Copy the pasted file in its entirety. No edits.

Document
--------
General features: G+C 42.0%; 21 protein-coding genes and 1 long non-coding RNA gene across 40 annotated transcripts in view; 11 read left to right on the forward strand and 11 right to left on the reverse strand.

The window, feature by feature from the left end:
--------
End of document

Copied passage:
General features: G+C 42.0%; 21 protein-coding genes and 1 long non-coding RNA gene across 40 annotated transcripts in view; 11 read left to right on the forward strand and 11 right to left on the reverse strand.

The window, feature by feature from the left end: